Sunday 20 Apr

Permanent parking, mobile food

A plan to create a permanent food truck park in Midtown passed the Downtown Design Review Committee (DDRC) on April 17. The creator, Hunter Wheat, based it on other permanent food parks around the country, including places like New York, the Dallas/Ft. Worth-area and Austin, Texas.
04/18/2014 | Comments 0

Smooth pop

Ah, springtime in Oklahoma and the joy of eating food from a street vendor. Just in time for the warm weather, two new mobile concepts want you to chill out.
04/16/2014 | Comments 0


No single holiday has done more to ruin the reputation of eggs than Easter.
04/16/2014 | Comments 0

OKG7 eat: Fresh off the farm

There was a time not too terribly long ago in Oklahoma City when there was a chain on every corner and the closest you could get to local was to make a trip to your farmers market and make the food yourself. We always celebrate all things local, and luckily, it’s getting easier for OKC restaurants to incorporate locally grown, all- natural ingredients into what they offer.

— By Devon Green

photos by Mark Hancock and Shannon Cornman

04/16/2014 | Comments 0

OKG7 eat: Soccer pub crawl

Football season is finally here! We call it soccer, but that doesn’t have to stop you from indulging in two favorite European traditions: walking and pub crawling. Since the Energy FC games will be alcohol-free, we’ve created a list of pubs and taverns within walking distance from Clement E. Pribil Stadium at Bishop McGuinness Catholic High School.

— by Devon Green 

photos by Mark Hancock and Shannon Cornman

04/09/2014 | Comments 0

OGK7 eat: Dollars to doughnuts

While the idea of fried dough may or may not be American in origin, the traditional ring-shaped confection that we know and love does originate here. According to The Smithsonian, doughnuts were created by an enterprising New England sailor’s mother who wanted a way to store and transport pastry. Regardless of its origin, the doughnut is a modern favorite.

— by Devon Green, photos by Mark Hancock and Shannon Cornman 

04/02/2014 | Comments 0
Home · Articles · Food · Restaurant Reviews · Modern Italiano
Restaurant Reviews

Modern Italiano

Stellas isn’t your momma’s spaghetti and meatballs.

Greg Elwell May 1st, 2013

Stella Modern Italian Cuisine
1201 N. Walker

What works:
fancy Italian cuisine, tasty pizza combinations
What needs work:
Service can be spotty.
Reservations are not mandatory, but they are helpful.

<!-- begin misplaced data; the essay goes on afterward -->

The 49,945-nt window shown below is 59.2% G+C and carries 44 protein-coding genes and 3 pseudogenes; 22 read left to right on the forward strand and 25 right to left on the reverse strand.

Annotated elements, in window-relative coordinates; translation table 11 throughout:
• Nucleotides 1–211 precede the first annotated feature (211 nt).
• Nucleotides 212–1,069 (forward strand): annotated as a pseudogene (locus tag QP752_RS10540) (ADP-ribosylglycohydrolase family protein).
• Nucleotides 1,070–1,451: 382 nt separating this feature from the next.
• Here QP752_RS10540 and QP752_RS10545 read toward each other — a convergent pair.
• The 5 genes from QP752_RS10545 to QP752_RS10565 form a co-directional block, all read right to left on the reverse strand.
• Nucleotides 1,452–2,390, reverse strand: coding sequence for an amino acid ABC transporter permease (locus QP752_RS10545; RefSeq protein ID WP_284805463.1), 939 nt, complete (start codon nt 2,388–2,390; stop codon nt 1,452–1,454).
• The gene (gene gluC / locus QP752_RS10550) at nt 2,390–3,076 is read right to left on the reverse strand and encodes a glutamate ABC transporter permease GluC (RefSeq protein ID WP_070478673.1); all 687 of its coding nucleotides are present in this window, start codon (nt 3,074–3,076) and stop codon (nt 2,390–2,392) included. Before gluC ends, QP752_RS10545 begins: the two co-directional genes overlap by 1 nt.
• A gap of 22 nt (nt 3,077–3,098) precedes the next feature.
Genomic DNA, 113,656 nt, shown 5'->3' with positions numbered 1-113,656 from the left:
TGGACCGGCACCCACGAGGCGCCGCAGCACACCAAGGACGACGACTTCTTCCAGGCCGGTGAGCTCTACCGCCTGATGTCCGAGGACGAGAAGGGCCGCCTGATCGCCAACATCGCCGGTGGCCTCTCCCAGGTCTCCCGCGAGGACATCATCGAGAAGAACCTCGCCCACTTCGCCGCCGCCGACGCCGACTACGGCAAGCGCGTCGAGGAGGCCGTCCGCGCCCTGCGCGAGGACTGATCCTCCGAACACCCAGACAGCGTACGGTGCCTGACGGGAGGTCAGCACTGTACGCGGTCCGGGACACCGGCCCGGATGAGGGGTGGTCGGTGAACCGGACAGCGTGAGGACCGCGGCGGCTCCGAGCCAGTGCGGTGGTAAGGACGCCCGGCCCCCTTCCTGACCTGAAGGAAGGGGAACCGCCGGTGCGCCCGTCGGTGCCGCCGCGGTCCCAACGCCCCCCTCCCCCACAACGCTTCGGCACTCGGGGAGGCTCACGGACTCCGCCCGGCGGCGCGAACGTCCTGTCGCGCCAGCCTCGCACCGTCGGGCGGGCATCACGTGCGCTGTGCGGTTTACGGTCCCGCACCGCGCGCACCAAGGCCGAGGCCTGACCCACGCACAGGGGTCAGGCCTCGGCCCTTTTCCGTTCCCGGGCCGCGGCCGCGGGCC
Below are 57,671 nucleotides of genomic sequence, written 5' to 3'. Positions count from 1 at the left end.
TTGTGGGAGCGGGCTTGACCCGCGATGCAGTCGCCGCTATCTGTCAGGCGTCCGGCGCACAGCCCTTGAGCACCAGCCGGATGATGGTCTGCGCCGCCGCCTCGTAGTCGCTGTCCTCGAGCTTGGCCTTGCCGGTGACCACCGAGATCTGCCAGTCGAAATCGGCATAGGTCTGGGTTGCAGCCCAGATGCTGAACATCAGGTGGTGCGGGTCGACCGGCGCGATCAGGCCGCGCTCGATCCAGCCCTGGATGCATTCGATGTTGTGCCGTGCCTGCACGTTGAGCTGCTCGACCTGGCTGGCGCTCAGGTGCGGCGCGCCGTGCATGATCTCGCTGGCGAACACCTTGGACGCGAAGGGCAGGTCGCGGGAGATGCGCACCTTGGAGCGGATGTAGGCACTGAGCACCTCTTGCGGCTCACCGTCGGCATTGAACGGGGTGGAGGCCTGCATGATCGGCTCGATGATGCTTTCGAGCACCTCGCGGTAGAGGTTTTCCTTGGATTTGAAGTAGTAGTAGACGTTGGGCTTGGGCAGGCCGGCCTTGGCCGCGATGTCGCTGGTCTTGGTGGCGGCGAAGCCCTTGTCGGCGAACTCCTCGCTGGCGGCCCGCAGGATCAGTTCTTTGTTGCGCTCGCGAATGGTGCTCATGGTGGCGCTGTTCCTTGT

Credit: Shannon Cornman

When a menu gets fancy, it can throw a guy.

I’ll be the first to admit that my experience with Italian food as a kid was pretty much jarred marinara sauce, ground beef and noodles. Even now, when somebody says Italian food, I get a clear image of spaghetti and meatballs.

So when somebody mentions braised beef short rib ragoût in a spicy pomodoro sauce over rigatoni, I panic a little.

My apologies to the wait staff at Stella if it had to serve a man who looked like he was about to have a heart attack and was stammering, “You, uh ... got any of them ketchup noodles?”

No, Stella doesn’t have “ketchup noodles.” What it does have is a selection of pretty nice sandwiches, pastas and appetizers that are much friendlier to the palate than the descriptions are to my Podunk pronunciation skills.

The braised short rib with pomodoro ($12 lunch, $18 dinner) is actually the most traditional dish on the menu, for those who like their sauces red. The short rib is tender and sweet. Mix it into the sauce, and the threads come apart, infusing every bite with a creamy richness. The pomodoro has a nice heat to it, as well. Ask for extra bread. You will be wiping the bowl clean.

If you’re looking for something lighter, the shrimp with garlic and pomodoro over pappardelle noodles ($13 lunch, $19 dinner) has more of the crisp bite of well-cooked shrimp with fatter, thicker pappardelle soaking up the sauce.

Having been to Stella a few times, I was happy to find that its pizzas have improved since the restaurant’s early days. I tried and loved the capicola, oven-roasted egg and caramelized onion pizza ($13), especially when I got to break the yolks and spread it from slice to slice.

Capicola is a spicy ham that, were I in charge of the world, would replace regular ham in all instances. The egg adds a richness to the sticky sweetness of the onions. Underneath, the crust is crisp with a slight chew. Enough to hold up the toppings, but wise enough to let the flavors do the talking.

For those who enjoy vegetables — anybody? — try the grilled seasonal vegetables with pesto ($8). Asparagus, carrots, cauliflower and a few other rotating cast members are seasoned and grilled to sweetness with pesto on the side for dipping. Very tasty and probably healthy, if that’s your thing.

I think lentils are great, and I don’t think enough restaurants are cooking them. Stella does, thank goodness. Its lentil and goat cheese salad ($10) is magnificent. The golden balsamic vinaigrette tied it all together. A little earthy, a little sweet and with some nice tart notes, this makes a good entree for a normal person. I like it as an appetizer.

Oh, and the grilled polenta cakes with mushroom ragoût were, sincerely, wonderful. But they’re off the menu now, making way for the new spring items (including a polenta terrine for $11, which is next on my list to try).

That’s the thing at Stella — sometimes you find something you love, and it changes. I suppose you could cry and kick the dirt and pout about it, or you could view it as an opportunity. Surely the people who made a dish you loved can come up with something else to delight your taste buds. After all, that’s kind of what restaurants do.  

Editor’s note: Please keep in mind that Stella’s menu is seasonal and is updated often.

  • Currently 3.5/5 Stars.
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